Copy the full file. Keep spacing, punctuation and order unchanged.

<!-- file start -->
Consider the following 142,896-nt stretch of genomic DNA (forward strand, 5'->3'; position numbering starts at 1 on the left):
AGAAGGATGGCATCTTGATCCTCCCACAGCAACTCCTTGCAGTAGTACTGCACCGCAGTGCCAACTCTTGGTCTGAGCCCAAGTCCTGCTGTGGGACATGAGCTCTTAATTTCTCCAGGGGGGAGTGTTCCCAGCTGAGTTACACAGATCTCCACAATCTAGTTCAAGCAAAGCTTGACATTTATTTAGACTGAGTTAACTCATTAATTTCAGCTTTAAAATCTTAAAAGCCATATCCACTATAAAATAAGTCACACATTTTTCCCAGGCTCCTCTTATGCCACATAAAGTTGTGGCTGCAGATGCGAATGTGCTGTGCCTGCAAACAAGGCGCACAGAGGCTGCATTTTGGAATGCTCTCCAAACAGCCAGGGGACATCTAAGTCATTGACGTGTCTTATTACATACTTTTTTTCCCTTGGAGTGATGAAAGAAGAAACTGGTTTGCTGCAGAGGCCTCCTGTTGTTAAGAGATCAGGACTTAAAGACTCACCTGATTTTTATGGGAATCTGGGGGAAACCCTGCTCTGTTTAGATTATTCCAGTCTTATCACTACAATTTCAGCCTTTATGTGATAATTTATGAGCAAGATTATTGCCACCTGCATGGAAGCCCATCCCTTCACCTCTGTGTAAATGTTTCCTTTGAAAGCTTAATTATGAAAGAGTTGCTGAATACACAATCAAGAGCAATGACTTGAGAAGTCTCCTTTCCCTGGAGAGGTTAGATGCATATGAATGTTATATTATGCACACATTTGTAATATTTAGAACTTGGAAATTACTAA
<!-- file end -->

Consider the following 142,896-nt stretch of genomic DNA (forward strand, 5'->3'; position numbering starts at 1 on the left):
AGAAGGATGGCATCTTGATCCTCCCACAGCAACTCCTTGCAGTAGTACTGCACCGCAGTGCCAACTCTTGGTCTGAGCCCAAGTCCTGCTGTGGGACATGAGCTCTTAATTTCTCCAGGGGGGAGTGTTCCCAGCTGAGTTACACAGATCTCCACAATCTAGTTCAAGCAAAGCTTGACATTTATTTAGACTGAGTTAACTCATTAATTTCAGCTTTAAAATCTTAAAAGCCATATCCACTATAAAATAAGTCACACATTTTTCCCAGGCTCCTCTTATGCCACATAAAGTTGTGGCTGCAGATGCGAATGTGCTGTGCCTGCAAACAAGGCGCACAGAGGCTGCATTTTGGAATGCTCTCCAAACAGCCAGGGGACATCTAAGTCATTGACGTGTCTTATTACATACTTTTTTTCCCTTGGAGTGATGAAAGAAGAAACTGGTTTGCTGCAGAGGCCTCCTGTTGTTAAGAGATCAGGACTTAAAGACTCACCTGATTTTTATGGGAATCTGGGGGAAACCCTGCTCTGTTTAGATTATTCCAGTCTTATCACTACAATTTCAGCCTTTATGTGATAATTTATGAGCAAGATTATTGCCACCTGCATGGAAGCCCATCCCTTCACCTCTGTGTAAATGTTTCCTTTGAAAGCTTAATTATGAAAGAGTTGCTGAATACACAATCAAGAGCAATGACTTGAGAAGTCTCCTTTCCCTGGAGAGGTTAGATGCATATGAATGTTATATTATGCACACATTTGTAATATTTAGAACTTGGAAATTACTAA